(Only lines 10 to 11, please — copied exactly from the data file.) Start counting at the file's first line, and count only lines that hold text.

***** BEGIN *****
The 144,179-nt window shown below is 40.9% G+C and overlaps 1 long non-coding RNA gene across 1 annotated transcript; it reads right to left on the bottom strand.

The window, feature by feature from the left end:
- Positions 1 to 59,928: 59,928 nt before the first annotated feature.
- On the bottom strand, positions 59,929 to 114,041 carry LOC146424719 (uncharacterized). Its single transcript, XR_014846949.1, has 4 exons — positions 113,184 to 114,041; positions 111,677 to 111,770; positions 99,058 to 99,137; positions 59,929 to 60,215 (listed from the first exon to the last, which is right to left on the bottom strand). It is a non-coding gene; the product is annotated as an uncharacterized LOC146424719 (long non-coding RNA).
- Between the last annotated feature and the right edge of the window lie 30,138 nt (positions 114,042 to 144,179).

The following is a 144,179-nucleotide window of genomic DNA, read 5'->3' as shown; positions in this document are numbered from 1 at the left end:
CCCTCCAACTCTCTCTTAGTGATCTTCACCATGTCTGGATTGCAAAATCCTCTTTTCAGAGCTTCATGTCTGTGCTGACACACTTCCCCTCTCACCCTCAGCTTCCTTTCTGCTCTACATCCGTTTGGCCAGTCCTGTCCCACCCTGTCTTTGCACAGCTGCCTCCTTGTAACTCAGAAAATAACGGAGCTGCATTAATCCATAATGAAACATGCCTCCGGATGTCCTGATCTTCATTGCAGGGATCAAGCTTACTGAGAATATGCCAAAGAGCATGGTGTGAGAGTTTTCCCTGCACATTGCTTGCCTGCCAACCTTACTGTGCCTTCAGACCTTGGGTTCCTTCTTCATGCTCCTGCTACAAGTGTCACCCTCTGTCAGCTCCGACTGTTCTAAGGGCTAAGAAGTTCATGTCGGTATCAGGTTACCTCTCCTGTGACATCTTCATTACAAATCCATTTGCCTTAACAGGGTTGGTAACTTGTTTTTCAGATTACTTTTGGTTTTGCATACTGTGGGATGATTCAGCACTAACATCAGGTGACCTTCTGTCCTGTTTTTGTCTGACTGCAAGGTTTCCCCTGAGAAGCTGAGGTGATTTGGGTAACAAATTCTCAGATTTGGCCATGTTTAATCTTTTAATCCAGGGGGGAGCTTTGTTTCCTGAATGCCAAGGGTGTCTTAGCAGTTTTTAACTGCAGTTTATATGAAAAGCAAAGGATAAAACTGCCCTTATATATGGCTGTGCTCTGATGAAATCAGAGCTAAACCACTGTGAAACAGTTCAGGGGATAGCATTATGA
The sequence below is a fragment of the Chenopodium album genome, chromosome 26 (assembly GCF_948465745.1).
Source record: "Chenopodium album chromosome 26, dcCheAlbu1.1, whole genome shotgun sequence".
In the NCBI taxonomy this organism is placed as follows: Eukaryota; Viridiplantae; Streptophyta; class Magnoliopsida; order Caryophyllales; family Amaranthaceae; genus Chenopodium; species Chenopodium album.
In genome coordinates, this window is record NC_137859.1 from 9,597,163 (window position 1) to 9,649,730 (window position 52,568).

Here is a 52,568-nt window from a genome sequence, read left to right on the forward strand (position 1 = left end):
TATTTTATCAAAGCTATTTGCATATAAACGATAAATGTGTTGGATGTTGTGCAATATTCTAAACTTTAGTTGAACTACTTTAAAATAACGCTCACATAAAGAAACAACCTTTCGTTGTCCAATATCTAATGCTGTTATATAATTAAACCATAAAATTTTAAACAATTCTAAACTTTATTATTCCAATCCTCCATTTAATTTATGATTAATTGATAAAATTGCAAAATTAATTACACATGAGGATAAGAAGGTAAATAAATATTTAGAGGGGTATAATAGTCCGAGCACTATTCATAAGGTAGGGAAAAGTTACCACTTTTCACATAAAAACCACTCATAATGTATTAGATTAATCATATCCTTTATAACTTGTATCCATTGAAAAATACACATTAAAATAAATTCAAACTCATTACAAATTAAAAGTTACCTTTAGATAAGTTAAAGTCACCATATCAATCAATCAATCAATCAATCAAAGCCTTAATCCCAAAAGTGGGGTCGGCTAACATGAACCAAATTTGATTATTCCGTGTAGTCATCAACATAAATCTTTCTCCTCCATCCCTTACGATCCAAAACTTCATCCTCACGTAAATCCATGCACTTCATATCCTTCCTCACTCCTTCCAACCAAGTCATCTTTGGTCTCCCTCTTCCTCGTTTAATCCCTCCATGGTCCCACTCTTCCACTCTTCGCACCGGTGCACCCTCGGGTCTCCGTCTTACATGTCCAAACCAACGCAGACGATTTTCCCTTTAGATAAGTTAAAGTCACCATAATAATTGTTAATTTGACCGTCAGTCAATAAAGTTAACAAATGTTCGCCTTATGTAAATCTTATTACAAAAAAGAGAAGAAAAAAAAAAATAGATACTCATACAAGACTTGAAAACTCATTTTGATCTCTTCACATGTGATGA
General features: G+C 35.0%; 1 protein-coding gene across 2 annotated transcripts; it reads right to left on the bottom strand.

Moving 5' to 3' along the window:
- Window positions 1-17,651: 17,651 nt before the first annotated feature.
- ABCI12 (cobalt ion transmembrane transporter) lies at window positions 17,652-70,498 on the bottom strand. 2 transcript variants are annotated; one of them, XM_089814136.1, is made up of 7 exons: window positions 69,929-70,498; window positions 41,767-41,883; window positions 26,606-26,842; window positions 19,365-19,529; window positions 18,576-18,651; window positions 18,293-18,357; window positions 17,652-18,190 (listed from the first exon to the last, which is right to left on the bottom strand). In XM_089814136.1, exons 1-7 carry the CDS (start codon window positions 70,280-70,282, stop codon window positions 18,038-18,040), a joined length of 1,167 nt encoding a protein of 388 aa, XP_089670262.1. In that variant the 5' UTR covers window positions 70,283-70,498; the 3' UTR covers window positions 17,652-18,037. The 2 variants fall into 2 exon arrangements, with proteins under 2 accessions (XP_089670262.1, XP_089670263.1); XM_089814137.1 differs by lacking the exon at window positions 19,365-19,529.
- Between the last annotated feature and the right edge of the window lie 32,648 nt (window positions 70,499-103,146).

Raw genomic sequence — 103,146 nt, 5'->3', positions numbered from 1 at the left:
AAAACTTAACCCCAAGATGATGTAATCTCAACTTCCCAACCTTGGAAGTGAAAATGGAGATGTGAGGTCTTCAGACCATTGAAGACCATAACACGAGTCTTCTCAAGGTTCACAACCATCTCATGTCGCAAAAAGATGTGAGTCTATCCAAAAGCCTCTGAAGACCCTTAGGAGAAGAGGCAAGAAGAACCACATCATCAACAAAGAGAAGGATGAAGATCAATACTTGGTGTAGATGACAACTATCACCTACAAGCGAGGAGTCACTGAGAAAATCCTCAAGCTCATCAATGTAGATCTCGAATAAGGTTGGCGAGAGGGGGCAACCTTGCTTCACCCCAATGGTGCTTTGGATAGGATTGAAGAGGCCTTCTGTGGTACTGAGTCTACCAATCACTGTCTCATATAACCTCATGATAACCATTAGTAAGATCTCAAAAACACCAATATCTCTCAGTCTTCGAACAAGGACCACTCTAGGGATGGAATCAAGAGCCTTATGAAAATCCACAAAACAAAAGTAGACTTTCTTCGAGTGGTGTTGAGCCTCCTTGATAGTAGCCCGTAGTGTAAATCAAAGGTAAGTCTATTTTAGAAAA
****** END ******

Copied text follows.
In the NCBI taxonomy this organism is placed as follows: Eukaryota; Viridiplantae; Streptophyta; class Magnoliopsida; order Caryophyllales; family Amaranthaceae; genus Chenopodium; species Chenopodium album.
In genome coordinates, this window is record NC_137859.1 from 9,597,163 (window position 1) to 9,649,730 (window position 52,568).